Most of these units are assessed by examination, but some are assessed by coursework. In most A levels the coursework equates to between 20% and 30% of the marks.
AS covers the less demanding material in an A level course, whereas A2 covers the more demanding work. In A2, students combine knowledge, understanding and skills from across the A level course.
Applied A Level & Level 3 BTECs
These higher level skills enable you to develop skills, knowledge and understanding in the vocational area you are studying, preparing you for both the world of work and progression into higher education.
The curriculum is designed to equip students with up-to-date knowledge, skills and understanding of processes and principles in the subject they are studying. Learning these vocational subjects is more student-led and active although being supported and directed by teachers.
The coursework for these qualifications is assessed by a combination of internal and external assessment.
Modern Apprenticeship Options
What is a Modern Apprenticeship?
A Modern Apprenticeship is a course in which you learn while you work. Knowledge, skills and qualifications are gained, and at the same time as earning money.
There are two levels of Modern Apprenticeship: Foundation (FMA) and Advanced (AMA). Both of them lead to National Vocational Qualifications (NVQs), Key Skills qualifications and Technical Certificates.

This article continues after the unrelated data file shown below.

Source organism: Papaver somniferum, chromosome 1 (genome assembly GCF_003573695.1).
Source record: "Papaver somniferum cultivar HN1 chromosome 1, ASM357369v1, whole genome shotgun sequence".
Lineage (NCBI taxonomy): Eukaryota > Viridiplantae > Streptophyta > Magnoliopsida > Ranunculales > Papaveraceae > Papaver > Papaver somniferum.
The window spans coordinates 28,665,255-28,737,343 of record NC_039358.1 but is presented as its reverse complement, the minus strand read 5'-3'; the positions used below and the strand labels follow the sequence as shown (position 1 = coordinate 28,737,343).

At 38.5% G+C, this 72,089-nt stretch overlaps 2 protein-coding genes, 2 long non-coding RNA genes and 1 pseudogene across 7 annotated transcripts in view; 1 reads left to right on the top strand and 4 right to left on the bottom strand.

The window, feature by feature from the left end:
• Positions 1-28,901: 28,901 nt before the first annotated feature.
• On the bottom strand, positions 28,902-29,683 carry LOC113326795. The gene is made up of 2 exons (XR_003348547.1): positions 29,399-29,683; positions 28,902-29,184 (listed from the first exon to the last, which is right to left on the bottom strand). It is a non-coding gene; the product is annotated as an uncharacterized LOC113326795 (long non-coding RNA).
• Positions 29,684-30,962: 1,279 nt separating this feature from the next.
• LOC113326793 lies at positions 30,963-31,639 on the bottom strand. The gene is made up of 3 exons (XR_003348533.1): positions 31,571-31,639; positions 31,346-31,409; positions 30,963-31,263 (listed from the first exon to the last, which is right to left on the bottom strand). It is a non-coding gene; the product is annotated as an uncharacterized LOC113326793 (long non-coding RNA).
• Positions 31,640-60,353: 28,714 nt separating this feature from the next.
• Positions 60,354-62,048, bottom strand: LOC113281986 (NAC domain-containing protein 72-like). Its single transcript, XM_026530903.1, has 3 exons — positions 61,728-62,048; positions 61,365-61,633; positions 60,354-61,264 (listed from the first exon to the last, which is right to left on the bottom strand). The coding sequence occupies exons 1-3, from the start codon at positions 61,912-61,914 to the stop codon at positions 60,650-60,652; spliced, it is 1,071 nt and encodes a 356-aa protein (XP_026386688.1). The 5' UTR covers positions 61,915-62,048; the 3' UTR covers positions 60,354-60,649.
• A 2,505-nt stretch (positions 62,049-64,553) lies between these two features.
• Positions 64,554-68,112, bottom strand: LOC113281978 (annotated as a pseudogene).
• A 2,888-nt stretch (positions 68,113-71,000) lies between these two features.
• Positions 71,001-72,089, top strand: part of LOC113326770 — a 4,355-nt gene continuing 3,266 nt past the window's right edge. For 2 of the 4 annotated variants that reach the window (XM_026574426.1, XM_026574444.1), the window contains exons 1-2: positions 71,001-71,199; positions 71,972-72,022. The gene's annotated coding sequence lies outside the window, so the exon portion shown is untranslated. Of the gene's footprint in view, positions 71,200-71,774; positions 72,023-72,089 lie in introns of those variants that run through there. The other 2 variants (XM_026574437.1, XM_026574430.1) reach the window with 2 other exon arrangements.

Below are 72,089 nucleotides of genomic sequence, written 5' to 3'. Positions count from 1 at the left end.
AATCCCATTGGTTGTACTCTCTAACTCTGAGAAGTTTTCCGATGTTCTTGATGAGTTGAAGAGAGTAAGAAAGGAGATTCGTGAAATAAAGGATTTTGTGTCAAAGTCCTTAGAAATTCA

If you would like more information about this, look at the National Apprenticeship Service website.
For local job opportunities, take a look at the Nottingham City Council’s apprenticeship vacancies.
For a guide on how to make a successful Apprenticeship Application, please click on the image on the left.
Contact The Careers Team for more information.
What if The Bulwell Academy doesn't offer me the course of study that I want to do?
Obviously there are lots of different courses available to students looking to either stay on at school for 6th Form or leave and go to college. Colleges offer a range of other courses that you may be interested in if you find that The Bulwell Academy does not offer you the one you want to do. Other courses may include animal care, car mechanics, law, sociology or photography. It is a very different learning environment in a college and you may find more self-motivation is required.
There are many different colleges in the Nottingham area. The links below will take you to their individual home pages.
Is it best to choose A levels that I need for the future or that I enjoy?
Ideally it is best to balance out these two factors.
If you find you are choosing the A levels you think that you need, but that you find very boring, it is probably pointing to the fact that you will find the employment you are planning to go into dull as well.
You do need to consider what A levels may help you achieve your ideal career, or at least A levels you think may be useful to you when you are older.
Enjoying that you are doing is very important though while also trying to include those A levels you need, as it promotes self-motivation for the course and you will find it fun.
The best bet is combining a mixture of these two as then you will find attending higher education both a useful and interesting experience.
Help on choosing your A level Subjects will be assisted by the careers team. Contact Mr Turner for more information.
Click on the image below to be taken to our Careers Advice and Guidance page where you will find links to lots of useful websites.